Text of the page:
5.0 out of 5 stars An AMAZING sequel to an AMAZING trilogy!!!,
If you enjoyed The Avatar Trilogy- Shadowdale, Tantras, and Waterdeep, you will love the Prince of Lies! The books are so incredibly well written that the reader feels that they have been transported to another plane of existence and are actually present among the characters, seeing what they see, feeling what they feel, sensing what they sense. The authors have truly outdone themselves and have presented us with a masterpiece of literature the likes of which we have seen only in JRR Tolkien's work, RA Salvatore's The Dark Elf and Icewind Dale trilogies, and in authors Margaret Weis and Tracy Hickman's Dragonlance Chronicles and Legends trilogies. Magic, Gods and Heroes are all about. In conclusion, it's what Fantasy reading SHOULD be. A GREAT book indeed and a "must read" along with Troy Denning's Crucible: The Trial of Cyric! DON'T MISS IT!!!
5.0 out of 5 stars Such a twisted tale,
James Lowder, the editor for Richard Awlinsons "The Avatar Trilogy", returns to the realms with his best outing (or so I think). The twisted story of Cyric, the man who would be a god continues. The Sewer rat made bad, continues to vie for power amidst the Fearunian Pantheon; but his schemes don't go unchecked. Mystra, Lady of Magic, and his old mortal friend fights him at every turn. Mr. Lowder does a marvelous job with the characters, especially Rhinda, the lowly scribe, and both of the major deities (Cyric and Mystra). I recommend this book whole heartedly. However, the characters in this book are dependant, to a degree I fear, on the foreknowledge gained in reading the Avater Series. I recommend you start there. But get them done so you can read this one!
5.0 out of 5 stars This book has the same influence as the Cyrinishad itself.,
Awsome book about a conflict between the gods of the Realms, which almost escalates into a huge war. It has lots of humor, and Mask is no doubt the coolest guy in the book, allthough Cyric is lots of fun too. The good gods, Oghma, Mystra and Torm are just some wimps, but Cyric and Mask make up for everything! I love the ways how Mask tries to double cross everyone, but by doing so, only hurts himself. The summaries in top of each chapter are hillarious. This fantasy book has a great plot and much comedy! In the Prince of Lies, there is the description of an evil book called the Cyrinishad, and when you start reading it, you can't stop... I'm not saying that Prince of Lies is evil, but it certainly has that same must-go-on-effect!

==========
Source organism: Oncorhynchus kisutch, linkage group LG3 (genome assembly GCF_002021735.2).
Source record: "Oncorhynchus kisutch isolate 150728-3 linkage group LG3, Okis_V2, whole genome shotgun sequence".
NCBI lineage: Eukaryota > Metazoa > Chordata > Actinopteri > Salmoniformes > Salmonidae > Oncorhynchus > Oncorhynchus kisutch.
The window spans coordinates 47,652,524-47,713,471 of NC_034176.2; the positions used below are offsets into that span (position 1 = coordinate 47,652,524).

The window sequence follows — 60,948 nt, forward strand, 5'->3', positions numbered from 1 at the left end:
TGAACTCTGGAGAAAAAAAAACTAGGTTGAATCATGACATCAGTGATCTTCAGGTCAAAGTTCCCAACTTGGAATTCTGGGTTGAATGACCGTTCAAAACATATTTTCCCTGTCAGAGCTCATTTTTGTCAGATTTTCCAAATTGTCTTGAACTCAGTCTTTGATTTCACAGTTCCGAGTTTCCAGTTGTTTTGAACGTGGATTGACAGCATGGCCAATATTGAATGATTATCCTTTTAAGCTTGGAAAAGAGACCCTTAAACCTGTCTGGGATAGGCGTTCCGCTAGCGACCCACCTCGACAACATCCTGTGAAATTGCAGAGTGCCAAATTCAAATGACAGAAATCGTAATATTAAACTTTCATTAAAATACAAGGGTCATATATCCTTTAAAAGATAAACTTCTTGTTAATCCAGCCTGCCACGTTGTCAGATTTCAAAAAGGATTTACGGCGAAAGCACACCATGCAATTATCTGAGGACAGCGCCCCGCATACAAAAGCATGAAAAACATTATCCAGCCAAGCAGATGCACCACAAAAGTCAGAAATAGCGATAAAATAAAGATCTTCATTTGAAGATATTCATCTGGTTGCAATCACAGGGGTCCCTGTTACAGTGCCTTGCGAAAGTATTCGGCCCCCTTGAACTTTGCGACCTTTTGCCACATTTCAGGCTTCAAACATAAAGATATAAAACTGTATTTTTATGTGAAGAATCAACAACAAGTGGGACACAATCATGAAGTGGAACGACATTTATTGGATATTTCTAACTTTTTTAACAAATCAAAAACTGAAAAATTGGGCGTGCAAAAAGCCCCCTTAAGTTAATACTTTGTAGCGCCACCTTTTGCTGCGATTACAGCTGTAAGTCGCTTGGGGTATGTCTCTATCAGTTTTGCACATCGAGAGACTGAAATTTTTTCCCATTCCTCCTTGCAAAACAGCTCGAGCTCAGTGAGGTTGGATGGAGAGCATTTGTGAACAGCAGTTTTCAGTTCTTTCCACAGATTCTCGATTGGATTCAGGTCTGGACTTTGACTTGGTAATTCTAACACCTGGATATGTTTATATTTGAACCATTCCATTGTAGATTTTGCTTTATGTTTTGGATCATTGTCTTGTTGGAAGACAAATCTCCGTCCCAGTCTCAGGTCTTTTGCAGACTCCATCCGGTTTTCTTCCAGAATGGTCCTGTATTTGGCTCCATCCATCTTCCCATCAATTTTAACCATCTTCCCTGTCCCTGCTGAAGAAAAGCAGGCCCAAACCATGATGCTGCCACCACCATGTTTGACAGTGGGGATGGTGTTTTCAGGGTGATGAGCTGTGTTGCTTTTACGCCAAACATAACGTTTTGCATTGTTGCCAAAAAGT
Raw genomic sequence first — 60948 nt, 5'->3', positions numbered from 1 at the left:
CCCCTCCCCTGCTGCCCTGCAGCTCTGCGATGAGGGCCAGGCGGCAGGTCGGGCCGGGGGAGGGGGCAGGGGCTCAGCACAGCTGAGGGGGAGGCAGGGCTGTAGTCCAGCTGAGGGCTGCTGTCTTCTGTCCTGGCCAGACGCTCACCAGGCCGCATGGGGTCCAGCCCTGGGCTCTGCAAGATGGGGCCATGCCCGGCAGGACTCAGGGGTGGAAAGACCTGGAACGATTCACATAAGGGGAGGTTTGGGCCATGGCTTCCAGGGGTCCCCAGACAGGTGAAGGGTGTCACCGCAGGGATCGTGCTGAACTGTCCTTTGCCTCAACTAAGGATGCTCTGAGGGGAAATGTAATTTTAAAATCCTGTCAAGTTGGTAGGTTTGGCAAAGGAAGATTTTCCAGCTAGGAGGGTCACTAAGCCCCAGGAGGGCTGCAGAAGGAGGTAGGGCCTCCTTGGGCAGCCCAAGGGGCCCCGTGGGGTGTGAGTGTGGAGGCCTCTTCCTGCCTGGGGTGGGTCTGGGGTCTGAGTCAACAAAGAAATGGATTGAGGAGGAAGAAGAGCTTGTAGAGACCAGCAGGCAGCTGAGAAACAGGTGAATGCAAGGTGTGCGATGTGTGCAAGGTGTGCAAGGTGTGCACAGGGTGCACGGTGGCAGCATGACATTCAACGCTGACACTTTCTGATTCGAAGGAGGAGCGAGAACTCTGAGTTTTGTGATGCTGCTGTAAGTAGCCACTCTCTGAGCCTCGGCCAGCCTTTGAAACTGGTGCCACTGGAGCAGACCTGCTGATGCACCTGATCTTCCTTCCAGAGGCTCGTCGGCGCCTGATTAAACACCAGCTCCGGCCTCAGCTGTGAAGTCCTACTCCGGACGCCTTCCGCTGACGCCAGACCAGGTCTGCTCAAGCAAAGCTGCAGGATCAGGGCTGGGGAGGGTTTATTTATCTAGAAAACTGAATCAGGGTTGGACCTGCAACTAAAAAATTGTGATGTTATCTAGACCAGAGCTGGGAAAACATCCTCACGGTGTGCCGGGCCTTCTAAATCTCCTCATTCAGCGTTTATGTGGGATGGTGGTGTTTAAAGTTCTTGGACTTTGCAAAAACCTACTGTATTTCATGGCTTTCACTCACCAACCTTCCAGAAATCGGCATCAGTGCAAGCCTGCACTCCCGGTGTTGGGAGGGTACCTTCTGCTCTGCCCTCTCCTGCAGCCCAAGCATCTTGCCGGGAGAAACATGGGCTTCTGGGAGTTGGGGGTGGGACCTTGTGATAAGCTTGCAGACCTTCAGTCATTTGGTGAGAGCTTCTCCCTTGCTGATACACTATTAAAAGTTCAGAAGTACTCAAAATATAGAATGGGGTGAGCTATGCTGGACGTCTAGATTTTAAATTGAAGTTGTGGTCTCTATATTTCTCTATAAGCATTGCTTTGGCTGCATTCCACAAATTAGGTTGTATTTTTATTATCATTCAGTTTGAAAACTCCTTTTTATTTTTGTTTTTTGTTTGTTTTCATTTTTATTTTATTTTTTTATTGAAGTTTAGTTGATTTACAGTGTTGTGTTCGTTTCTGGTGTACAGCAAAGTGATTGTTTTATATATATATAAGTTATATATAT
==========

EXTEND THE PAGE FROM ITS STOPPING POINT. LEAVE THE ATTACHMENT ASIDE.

2.0 out of 5 stars Monotheism rules!!!,
Helllllooo? Was I the only one consciously reading this book? It was bad to the point of being hilarious. Of the ridiculousness of the way the Gods' and their realms are being portraied here, let me give you instructions on becoming one: You hang around when one gets killed, say "Yeah, I did it." and you take his place. Cool huh? You find that hard to believe? Well in that case, do not touch this book! If you want to shake your head constantly and thank God that most modern religions are of monotheistic nature, then by all means, go ahead and read this novel.
Andreas "Are Gods nothing more than powerful wizards with a limited view of the world?" Meyer
5.0 out of 5 stars Cyric, the God I love to hate, or hate to love. . .,
If you have not read the avatar trilogy (shame on you) do yourself justice and read it before this book. It is a very good book if you have not read the trilogy, but it is spectacular if you have. I enjoyed the perspective the author had for the Gods. You would think at the dawn of time the goods Gods would band together and imprison the evil Gods the moment they try something evil. That would destroy the balance and eliminate evil from the world. But the Gods are limited by their perspective, thus they can only fight the evil Gods if they threaten their own sphere of influence. What a great concept!
5.0 out of 5 stars Great Book!,
First of all, I must say that if you haven't read the Avatar trilogy, do it, becouse without it, this book (and Crucible, the Trial of Cyric de Mad) hasn't much sense. This is a great novel, sequel of the Avatar trilogy. The plot is great, and so the characters. It keep me reading untill I finished. The thing of making the gods the fundamentals characters of the book is a great idea, and the plot of each god seing only his vision and all the things derivated (can't say without telling you the whole book) is great too! . Strongly recomended.
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Prince of Lies: The Avatar Series by James Lowder (Mass Market Paperback - Sept. 1 2003)